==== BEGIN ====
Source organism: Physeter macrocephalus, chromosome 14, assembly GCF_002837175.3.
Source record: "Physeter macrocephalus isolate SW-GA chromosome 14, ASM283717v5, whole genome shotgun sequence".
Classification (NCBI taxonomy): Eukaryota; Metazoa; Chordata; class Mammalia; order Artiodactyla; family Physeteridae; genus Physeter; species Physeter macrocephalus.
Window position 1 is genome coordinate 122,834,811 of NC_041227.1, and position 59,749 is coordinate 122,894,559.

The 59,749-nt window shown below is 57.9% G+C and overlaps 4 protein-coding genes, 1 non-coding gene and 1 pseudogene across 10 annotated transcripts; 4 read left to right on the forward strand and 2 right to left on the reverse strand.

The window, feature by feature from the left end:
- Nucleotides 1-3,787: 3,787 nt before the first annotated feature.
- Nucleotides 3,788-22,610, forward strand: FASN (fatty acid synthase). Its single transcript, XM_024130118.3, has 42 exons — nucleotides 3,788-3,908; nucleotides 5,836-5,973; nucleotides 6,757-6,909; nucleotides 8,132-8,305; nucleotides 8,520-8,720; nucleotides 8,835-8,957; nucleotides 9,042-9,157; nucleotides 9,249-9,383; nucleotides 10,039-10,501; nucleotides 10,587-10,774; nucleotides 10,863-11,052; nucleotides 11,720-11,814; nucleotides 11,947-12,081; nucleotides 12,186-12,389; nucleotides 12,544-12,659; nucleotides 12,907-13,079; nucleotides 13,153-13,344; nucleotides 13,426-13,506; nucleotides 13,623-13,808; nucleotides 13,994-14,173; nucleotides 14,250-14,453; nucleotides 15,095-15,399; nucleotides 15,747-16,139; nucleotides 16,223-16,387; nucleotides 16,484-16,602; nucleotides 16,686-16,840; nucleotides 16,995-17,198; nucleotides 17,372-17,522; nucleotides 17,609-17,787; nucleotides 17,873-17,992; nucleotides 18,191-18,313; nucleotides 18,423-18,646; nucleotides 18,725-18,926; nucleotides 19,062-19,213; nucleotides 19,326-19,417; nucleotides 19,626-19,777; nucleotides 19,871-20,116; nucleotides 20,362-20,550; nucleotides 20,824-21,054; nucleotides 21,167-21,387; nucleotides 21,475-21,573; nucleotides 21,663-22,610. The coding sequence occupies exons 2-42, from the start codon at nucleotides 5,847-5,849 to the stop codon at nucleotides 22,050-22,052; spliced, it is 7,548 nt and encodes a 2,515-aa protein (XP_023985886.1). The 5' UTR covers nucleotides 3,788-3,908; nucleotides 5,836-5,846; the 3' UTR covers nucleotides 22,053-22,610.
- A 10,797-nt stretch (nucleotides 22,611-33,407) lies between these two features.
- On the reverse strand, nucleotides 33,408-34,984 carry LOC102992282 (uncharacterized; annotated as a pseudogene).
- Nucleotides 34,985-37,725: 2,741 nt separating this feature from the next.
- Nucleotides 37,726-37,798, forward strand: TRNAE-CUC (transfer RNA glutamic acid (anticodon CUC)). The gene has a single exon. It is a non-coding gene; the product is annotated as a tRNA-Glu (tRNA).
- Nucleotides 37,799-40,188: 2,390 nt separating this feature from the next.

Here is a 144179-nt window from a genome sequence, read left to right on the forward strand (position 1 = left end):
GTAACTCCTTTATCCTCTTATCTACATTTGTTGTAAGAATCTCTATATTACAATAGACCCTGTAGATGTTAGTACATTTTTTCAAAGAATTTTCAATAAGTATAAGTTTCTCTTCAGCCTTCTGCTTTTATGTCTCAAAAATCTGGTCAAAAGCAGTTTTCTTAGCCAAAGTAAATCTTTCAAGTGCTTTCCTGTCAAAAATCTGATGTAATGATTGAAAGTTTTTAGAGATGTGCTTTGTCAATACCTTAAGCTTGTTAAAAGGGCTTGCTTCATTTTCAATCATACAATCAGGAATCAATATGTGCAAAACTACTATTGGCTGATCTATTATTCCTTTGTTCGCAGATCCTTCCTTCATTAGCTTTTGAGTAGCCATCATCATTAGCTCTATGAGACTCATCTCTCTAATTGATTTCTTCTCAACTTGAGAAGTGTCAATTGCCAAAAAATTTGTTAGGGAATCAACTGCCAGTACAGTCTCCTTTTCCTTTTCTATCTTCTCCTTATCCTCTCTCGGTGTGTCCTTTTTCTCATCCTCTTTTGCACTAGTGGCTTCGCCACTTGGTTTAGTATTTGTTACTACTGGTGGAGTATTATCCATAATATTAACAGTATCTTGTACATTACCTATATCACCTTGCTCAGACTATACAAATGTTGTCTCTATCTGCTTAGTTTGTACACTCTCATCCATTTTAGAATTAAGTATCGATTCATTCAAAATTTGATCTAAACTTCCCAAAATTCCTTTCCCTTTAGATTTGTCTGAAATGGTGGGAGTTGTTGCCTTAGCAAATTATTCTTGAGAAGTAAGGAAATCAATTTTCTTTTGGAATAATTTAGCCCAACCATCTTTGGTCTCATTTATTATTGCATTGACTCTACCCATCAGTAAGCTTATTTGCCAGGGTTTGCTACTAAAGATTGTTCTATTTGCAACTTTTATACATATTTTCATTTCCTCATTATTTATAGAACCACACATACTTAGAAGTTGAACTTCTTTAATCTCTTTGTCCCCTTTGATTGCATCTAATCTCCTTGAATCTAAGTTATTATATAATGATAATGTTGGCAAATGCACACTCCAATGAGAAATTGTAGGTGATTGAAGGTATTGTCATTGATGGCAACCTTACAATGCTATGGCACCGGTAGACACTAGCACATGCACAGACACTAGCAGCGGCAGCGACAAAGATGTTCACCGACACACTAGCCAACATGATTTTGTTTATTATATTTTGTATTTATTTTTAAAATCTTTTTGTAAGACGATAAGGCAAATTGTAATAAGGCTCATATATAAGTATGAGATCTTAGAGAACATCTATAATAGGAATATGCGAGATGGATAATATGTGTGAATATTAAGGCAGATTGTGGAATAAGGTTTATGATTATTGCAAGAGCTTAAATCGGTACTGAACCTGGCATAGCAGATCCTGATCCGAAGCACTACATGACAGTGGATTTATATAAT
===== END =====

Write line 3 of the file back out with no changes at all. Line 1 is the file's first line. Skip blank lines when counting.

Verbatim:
Classification (NCBI taxonomy): Eukaryota; Metazoa; Chordata; class Mammalia; order Artiodactyla; family Physeteridae; genus Physeter; species Physeter macrocephalus.